Parkinson’s disease affects 50 out of every one lakh Indians. And those affected are increasingly in the younger age group. Once called the “old man’s disease”, Parkinson’s now strikes those as young as 30-35 years. Actor Michael J. Fox was diagnosed with Parkinson’s in 1991, when he was just 30.
Every year, 11 April is observed as World Parkinson’s Day. New findings released by The Parkinson’s Institute in the US suggest that environmental factors could have a role to play. The study, carried out in collaboration with Emory University and University of California, Los Angeles, finds that pesticides could be potential risk factors for Parkinson’s.
In India, a number of doctors and groups are trying to help patients and their families cope with the disease. Leading doctors in the field include Dr Paresh Doshi, associated with Jaslok Hospital and Wockhardt Hospital, and Dr Milind Sankhe from Hinduja Hospital. The Parkinson's Disease Foundation of India operates a support group that helps spread awareness about the disease among patients and families to deal with the emotional issues associated with it. Pran, an NGO run by Dr Madhuri Behari from the All India Institute of Medical Sciences, New Delhi, too, is working towards the same objective. Surgical approaches to treat Parkinson’s have once again come to the fore since drug-based treatments have shown side-effects like dizziness and nausea. At the same time, there have been dramatic improvements in neurosurgical techniques and neuroimaging.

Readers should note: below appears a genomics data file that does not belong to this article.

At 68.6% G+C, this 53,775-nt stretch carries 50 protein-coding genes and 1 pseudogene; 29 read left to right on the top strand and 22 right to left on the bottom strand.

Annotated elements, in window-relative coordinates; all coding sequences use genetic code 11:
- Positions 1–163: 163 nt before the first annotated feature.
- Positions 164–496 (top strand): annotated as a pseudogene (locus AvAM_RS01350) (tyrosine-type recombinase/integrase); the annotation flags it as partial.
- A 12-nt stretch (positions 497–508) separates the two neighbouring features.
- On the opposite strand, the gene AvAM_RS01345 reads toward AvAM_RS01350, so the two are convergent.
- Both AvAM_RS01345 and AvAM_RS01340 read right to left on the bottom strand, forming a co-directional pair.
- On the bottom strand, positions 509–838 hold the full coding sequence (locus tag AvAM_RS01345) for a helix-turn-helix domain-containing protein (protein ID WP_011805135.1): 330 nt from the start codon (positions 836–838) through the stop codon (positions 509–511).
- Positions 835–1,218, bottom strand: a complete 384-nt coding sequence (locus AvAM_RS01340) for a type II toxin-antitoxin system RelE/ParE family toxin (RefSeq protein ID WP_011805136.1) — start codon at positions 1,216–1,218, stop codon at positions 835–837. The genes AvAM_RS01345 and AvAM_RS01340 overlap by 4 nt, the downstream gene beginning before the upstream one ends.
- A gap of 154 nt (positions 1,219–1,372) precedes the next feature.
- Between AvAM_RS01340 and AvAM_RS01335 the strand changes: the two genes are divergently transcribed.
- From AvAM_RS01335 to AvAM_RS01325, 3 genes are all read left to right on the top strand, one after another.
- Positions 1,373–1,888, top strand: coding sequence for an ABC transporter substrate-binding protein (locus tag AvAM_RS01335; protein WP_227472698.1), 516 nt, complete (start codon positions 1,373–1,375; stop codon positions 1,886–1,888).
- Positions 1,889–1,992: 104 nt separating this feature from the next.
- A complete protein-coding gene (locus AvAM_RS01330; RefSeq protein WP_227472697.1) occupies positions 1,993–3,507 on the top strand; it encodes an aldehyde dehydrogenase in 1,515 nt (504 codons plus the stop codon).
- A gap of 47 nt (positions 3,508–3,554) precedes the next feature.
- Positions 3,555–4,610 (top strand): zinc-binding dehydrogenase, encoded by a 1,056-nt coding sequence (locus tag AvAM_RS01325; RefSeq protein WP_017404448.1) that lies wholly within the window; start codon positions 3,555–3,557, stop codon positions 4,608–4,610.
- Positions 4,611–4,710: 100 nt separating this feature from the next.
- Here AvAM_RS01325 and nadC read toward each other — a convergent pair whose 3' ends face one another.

Go green, quit smoking
A diet of milk, water, fruit and vegetables could help smokers kick the habit. Researchers at the Duke University Medical Center conducted a first-of-its-kind study to explore the taste-altering effects of food and beverages on cigarette palatability. During the study, 209 smokers were asked to name items that worsened or enhanced the taste of cigarettes. The smokers reported that consuming milk, water, fruit and vegetables worsened the taste of cigarettes, while consuming alcohol, coffee and meat enhanced their taste.
“With a few modifications to their diet—consuming items such as a cold glass of milk that make cigarettes taste bad—smokers can make quitting a bit easier,” said Joseph McClernon, the lead study investigator and an assistant research professor of medical psychiatry at the Duke Center for Nicotine and Smoking Cessation Research.
The researchers are now looking at the possibility of using silver acetate, a chemical which is known to alter the taste of cigarettes, to help smokers quit. The additive could be administered in the form of a gum or a lozenge as part of smoking-cessation treatment.